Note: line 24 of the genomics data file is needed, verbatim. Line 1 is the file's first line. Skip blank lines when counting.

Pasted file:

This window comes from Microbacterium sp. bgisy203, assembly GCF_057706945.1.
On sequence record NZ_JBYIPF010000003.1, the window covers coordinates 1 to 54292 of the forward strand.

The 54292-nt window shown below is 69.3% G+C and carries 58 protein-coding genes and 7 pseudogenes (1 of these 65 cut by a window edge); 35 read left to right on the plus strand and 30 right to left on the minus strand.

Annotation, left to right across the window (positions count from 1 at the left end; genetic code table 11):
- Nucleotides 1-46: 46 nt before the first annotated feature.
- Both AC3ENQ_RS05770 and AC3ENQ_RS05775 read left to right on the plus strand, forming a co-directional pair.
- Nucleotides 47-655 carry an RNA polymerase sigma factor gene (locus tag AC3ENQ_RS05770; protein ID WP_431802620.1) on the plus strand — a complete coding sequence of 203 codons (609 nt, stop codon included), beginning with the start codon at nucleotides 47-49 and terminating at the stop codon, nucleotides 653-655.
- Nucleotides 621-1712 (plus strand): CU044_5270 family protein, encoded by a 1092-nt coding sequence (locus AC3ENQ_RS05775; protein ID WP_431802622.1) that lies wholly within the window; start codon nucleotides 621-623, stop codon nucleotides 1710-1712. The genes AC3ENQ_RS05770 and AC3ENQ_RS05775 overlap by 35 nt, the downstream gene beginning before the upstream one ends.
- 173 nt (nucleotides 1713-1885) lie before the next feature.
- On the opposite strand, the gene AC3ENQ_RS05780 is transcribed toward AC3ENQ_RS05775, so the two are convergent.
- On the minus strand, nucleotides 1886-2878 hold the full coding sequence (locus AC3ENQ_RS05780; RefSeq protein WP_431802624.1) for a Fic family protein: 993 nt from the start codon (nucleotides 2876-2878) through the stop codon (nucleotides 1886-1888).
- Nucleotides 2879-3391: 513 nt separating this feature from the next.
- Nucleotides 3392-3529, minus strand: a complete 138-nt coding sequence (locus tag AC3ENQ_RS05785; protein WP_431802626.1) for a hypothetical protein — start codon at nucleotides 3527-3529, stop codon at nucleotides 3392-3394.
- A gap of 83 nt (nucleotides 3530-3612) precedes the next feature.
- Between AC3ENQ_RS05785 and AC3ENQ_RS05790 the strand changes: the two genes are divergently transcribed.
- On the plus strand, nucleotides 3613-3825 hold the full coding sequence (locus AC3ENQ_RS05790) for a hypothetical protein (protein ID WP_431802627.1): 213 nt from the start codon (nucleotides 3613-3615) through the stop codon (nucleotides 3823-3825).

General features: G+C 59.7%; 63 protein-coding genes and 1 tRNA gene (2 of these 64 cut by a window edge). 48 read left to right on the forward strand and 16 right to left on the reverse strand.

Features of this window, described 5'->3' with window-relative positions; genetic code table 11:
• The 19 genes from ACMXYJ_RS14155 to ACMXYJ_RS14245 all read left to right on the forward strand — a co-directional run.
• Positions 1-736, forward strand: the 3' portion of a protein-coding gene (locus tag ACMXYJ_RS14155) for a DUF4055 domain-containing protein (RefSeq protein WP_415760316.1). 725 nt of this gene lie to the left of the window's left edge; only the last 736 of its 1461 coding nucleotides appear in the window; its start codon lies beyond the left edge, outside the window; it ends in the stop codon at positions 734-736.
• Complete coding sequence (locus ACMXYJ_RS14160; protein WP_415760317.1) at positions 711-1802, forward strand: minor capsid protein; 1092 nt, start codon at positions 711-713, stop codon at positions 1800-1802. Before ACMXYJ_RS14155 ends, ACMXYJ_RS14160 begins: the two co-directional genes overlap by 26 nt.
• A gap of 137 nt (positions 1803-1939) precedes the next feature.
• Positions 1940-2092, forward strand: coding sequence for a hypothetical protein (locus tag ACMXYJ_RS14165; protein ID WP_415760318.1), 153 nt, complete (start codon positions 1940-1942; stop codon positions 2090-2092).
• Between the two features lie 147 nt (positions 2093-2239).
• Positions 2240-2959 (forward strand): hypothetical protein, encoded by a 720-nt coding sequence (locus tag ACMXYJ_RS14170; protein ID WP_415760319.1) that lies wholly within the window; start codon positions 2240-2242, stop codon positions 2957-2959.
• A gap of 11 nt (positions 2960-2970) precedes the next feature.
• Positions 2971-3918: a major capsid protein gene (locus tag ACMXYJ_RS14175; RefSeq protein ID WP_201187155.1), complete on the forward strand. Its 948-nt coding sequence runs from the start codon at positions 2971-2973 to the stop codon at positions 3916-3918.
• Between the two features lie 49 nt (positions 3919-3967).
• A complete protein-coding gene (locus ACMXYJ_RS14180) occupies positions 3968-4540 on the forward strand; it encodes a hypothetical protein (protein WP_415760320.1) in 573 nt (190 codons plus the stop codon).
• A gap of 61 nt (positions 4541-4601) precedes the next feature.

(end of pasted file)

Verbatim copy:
• Between the two features lie 147 nt (positions 2093-2239).